The quill used by Admiral Horatio Nelson to write his final letter aboard the HMS Victory will be offered for auction at Christie’s in London next month.
The goose feather quill, which was discovered next to an unfinished love letter by Nelson to his mistress Emma Hamilton, is expected to sell for £9,000 – £12,000 ($11,600 – $15,500) on December 11.
Following Nelson’s death at the Battle of Trafalgar on October 21, 1805, the quill was recovered from his cabin by his trusted right-hand man Captain Thomas Hardy.
Nelson’s now-famous unfinished letter to Hamilton was dated October 19, the day before the historic battle, and reads in part:
“My Dearest beloved Emma the dear friend of my bosom, the signal has been made that the enemys combined fleet are coming out of port. We have very little wind so that I have no hopes of seeing them before tomorrow.
“May the God of Battles crown my endeavours with success, at all events I will take care that my name shall ever be most dear to you and Horatia, both of whom I love as much as my own life. And as my last writing before the battle will be to you, so I hope in God that I shall live to finish my letter after the Battle.”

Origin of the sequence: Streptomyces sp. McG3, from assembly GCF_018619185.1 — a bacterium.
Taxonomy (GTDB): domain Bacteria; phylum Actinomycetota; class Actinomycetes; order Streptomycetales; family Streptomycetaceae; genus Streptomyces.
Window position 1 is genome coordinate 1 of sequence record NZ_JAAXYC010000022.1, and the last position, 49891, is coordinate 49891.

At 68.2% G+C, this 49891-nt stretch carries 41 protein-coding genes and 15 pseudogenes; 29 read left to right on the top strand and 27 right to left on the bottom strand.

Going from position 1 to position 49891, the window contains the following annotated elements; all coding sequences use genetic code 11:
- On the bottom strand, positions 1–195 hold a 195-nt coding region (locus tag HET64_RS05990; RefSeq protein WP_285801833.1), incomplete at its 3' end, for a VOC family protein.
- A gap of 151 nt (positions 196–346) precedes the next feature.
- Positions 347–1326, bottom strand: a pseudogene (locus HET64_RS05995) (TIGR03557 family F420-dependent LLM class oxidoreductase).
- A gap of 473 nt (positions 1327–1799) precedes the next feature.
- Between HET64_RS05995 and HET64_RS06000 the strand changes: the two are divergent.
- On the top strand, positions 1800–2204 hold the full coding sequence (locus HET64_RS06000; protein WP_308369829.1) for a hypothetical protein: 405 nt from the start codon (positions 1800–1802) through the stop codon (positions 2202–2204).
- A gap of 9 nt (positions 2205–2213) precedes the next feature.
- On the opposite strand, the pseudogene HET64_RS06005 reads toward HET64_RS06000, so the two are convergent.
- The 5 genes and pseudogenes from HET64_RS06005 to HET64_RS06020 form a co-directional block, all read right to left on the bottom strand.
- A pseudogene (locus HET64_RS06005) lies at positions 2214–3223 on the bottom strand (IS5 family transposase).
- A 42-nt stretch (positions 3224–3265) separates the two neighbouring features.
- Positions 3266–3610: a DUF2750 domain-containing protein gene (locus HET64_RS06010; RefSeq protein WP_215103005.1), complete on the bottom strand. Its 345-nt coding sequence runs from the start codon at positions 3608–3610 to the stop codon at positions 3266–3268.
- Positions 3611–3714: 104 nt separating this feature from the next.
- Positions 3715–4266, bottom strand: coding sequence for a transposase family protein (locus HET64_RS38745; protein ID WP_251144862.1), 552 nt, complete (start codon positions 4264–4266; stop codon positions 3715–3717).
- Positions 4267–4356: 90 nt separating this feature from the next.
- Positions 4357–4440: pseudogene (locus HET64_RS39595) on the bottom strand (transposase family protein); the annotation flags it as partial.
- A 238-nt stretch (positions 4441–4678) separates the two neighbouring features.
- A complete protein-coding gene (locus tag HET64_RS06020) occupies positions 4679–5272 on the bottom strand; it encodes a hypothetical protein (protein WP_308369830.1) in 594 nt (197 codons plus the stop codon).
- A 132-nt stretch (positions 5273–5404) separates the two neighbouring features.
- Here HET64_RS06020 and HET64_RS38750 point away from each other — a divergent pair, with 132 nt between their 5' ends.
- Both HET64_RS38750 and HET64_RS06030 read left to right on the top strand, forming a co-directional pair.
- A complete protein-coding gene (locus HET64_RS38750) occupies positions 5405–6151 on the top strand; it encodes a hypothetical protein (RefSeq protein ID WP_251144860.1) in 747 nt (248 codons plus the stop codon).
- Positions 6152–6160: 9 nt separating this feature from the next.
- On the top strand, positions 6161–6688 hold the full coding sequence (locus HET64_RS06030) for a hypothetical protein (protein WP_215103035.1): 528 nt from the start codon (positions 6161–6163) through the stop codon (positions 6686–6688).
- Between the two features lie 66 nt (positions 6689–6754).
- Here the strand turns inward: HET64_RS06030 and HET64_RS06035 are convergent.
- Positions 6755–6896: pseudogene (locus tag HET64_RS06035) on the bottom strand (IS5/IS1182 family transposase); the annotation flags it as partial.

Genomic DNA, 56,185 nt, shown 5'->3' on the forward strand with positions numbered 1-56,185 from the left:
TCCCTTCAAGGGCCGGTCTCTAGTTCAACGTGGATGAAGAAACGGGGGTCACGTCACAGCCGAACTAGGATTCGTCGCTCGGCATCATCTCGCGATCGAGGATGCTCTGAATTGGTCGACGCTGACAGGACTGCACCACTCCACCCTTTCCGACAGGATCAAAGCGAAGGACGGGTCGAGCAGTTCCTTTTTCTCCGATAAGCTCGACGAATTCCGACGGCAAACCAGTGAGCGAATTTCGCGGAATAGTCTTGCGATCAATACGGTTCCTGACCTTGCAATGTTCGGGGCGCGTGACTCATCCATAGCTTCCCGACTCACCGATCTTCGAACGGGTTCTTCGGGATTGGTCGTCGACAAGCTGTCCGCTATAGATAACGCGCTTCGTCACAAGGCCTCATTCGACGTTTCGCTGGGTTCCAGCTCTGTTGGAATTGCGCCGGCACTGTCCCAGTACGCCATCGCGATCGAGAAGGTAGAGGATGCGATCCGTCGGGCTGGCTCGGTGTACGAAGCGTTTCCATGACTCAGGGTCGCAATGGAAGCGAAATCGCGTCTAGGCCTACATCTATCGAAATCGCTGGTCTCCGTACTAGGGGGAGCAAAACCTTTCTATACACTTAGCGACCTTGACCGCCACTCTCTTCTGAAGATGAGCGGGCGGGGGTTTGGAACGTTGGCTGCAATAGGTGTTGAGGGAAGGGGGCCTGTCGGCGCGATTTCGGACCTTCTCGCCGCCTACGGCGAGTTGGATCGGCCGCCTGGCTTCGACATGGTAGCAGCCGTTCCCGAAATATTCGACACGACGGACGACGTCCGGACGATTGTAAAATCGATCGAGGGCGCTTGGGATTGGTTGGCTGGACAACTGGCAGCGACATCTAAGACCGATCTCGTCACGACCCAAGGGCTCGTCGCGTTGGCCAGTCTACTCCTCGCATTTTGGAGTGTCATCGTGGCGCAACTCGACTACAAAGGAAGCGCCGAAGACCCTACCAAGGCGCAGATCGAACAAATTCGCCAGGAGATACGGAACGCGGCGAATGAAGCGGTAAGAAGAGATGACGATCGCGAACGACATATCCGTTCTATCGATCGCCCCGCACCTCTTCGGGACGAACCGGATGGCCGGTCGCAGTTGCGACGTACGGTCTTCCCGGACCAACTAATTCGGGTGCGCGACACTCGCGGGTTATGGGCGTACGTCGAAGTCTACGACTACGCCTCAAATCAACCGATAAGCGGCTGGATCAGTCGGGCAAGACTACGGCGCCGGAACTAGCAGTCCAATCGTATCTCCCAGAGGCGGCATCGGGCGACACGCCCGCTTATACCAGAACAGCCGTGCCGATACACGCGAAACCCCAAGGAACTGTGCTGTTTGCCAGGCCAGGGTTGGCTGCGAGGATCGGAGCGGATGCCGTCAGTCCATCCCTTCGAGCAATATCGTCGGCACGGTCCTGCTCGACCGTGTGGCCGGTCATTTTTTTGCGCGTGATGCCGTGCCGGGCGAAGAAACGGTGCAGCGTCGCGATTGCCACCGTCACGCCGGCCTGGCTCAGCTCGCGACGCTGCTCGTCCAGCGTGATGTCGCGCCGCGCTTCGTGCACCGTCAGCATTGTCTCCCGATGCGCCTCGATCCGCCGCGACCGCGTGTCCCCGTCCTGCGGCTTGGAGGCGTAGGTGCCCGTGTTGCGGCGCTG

The letter was finally delivered to Hamilton when Nelson’s body returned to England, preserved inside a cask of Brandy and lashed to the mast for safety.
It now resides in the permanent collection of the National Maritime Museum, and includes a poignant addition by Hamilton herself, written beneath Nelson’s final line:
“Oh miserable wretched Emma, oh glorious & happy Nelson”.
The quill was originally contained inside Nelson’s brass-bound writing box, which was made from the timber of ‘L’Orient’, the flagship of the French fleet destroyed during the Battle of the Nile in 1798.
Following the victory at Trafalgar, the badly-damaged HMS Victory was towed to Gibraltar for repairs before it could return to England.
It was there that Hardy encountered Major Robert Wright of the Royal Artillery, who was stationed at the Gibraltar garrison, and presented him with the historic quill.
Accompanying the quill is a note of provenance written by Wright himself which reads:
“This pen was taken by Major Wright out of Lord Nelsons writing Desk on the 2nd of Novr 1805 in the presence of capt Hardy of the Victory who desired him to keep it as being the pen with which his Lordship had written for the last time in the morn[ing] of the action. It was lying beside an unfinished le[tter to] Lady Hamilton.”
Nelson’s writing box is also now owned by the National Maritime Museum, and his letters to Emma Hamilton have sold for six-figure sums in recent years, meaning the quill is likely to attract attention from major museums and private collectors alike.